Reams of studies show that big box stores take more than they give to local economies. They depress wages and benefits and decrease the overall number of retail jobs. They are associated with reduced social capital and higher levels of poverty in the communities where they exist, all the while consuming state and local subsidies and costing more in services than they generate in tax revenue.
By this point, ‘buy local’ campaigns have become part and parcel of local economic development campaigns, and they are effective, according to the results of a recent survey released in partnership with the Institute for Local Self-Reliance and Advocates for Independent Business.
The survey of more than 2,602 businesses nationwide indicated that over 75% of businesses where such campaigns exist report revenue growth of 7.0 % on average in 2013, compared with 2.3% overall where no campaigns exist.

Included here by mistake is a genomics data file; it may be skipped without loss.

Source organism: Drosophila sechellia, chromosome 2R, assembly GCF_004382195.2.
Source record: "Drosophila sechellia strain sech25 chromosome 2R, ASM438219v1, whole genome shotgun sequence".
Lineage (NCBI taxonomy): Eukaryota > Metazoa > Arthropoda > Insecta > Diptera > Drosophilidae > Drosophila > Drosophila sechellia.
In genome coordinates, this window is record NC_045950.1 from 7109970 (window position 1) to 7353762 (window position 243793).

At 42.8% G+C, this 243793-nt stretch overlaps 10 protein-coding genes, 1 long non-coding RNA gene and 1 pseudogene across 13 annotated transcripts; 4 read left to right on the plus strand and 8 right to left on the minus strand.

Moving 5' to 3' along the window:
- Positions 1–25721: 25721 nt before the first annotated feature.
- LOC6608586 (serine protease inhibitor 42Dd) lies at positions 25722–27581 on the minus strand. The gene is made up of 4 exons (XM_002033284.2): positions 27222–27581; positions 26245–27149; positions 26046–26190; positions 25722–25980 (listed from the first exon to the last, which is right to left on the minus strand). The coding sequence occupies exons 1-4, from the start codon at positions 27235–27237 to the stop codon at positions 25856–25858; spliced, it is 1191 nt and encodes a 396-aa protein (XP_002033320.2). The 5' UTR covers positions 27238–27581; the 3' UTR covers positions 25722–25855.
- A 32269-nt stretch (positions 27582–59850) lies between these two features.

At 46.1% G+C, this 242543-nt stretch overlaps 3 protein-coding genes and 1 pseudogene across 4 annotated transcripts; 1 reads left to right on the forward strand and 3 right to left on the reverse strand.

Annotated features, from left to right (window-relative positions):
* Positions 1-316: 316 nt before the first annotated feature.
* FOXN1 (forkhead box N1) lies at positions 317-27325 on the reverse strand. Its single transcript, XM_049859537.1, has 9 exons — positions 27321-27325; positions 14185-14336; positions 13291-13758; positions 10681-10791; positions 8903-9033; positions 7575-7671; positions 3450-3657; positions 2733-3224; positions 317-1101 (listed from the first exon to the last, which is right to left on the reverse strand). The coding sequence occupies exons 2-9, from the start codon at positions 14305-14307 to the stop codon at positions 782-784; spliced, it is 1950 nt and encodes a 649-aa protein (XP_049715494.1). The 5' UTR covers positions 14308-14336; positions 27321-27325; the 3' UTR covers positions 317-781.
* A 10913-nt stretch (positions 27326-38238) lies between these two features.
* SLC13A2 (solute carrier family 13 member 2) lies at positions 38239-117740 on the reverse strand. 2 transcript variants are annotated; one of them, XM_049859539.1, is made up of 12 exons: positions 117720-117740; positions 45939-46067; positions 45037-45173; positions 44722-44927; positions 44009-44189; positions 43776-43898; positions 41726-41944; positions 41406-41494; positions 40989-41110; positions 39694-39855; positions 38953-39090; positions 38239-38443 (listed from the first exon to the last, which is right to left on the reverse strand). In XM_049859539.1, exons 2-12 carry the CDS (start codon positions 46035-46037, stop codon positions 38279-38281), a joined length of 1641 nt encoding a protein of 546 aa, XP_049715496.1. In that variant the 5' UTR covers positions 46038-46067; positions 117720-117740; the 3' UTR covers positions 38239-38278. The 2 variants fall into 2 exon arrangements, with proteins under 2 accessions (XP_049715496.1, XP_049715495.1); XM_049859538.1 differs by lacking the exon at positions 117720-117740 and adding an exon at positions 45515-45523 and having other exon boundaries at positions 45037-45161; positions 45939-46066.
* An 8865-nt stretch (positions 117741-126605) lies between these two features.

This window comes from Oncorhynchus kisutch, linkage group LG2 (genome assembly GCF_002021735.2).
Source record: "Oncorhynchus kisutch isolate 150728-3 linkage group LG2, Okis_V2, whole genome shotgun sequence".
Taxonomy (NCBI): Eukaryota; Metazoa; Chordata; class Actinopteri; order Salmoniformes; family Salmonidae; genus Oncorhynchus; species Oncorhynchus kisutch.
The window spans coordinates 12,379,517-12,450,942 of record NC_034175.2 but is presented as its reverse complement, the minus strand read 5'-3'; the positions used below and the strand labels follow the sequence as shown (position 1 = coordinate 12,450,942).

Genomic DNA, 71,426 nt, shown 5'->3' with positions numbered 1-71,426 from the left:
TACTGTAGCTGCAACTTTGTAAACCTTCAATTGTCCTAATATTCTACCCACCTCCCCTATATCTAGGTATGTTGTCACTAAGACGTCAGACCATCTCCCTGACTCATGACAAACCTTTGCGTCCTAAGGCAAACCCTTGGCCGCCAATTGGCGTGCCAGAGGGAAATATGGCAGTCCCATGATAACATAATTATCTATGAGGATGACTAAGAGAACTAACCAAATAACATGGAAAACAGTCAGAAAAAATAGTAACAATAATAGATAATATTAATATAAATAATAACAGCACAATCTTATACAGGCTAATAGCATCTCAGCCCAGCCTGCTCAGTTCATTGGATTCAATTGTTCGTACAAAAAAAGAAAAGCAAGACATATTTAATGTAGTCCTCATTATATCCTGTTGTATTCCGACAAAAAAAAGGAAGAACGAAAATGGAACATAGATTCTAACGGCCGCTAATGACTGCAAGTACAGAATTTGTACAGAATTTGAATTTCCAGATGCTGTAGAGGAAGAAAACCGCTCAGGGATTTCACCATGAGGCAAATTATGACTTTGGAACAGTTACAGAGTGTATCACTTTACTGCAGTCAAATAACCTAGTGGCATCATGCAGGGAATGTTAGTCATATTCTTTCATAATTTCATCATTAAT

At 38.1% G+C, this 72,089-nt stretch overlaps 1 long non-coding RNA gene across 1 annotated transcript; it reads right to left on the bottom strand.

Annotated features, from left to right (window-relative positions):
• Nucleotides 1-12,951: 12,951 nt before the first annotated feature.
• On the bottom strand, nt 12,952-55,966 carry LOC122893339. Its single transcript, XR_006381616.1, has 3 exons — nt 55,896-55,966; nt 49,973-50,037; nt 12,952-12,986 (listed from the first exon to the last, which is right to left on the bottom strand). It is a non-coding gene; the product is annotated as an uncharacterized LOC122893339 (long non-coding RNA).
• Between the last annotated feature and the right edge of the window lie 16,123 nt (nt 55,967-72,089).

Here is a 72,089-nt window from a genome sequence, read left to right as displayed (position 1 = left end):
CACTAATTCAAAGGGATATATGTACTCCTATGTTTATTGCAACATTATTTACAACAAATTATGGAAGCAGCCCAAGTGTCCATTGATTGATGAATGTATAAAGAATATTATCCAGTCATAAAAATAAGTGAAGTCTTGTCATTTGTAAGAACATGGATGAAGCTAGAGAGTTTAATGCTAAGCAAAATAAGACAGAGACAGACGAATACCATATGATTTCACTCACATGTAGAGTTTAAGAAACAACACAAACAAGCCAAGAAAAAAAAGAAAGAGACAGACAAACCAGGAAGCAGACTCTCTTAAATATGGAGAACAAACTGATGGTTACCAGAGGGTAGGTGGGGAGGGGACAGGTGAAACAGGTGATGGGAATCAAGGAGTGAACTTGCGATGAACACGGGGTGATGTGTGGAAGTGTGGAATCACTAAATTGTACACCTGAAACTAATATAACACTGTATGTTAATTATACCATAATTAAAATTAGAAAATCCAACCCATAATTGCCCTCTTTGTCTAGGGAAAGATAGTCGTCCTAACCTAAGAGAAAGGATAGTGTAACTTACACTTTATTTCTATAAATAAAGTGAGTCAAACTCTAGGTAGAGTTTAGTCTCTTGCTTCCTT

The biggest challenges were competition from the Internet, lower supplier pricing at their larger competitors, health insurance costs and escalating commercial rents.
The survey details local business owners' opinions on policy changes that could help level the playing field for small retailers. Among the most critical:
- Forcing online retailers to collect sales tax
- Eliminating public subsidies to large companies
- Regulating credit card swipe fees
- Easler access to credit for small businesses
The bipartisan Marketplace Fairness Act bill cleared the U.S. Senate in May 2013. It is now pending further action. The bill would require online retailers in 23 states who are members of the Streamlines Sales and Use Tax Agreement to collect sales tax within 180 days after the act is enacted. The law would generate more than $23 billion per year for states that collect sales tax—going a long way toward plugging state budget deficits and leveling the playing field between Amazon and Main Street.
Even Amazon supports the bill, dailyfinance.com reported in March:
"Amazon.com has long supported a simplified nationwide approach that is evenhandedly applied and applicable to all but the smallest volume sellers," Amazon Vice President Paul Misener wrote in a letter supporting the bill. "With this in mind, I am writing to thank you for your bill, which will allow states with simplified rules to require sales tax collection by out-of-state sellers who choose to make sales to in-state buyers."
The House plans to take the bill up in the first half of 2014.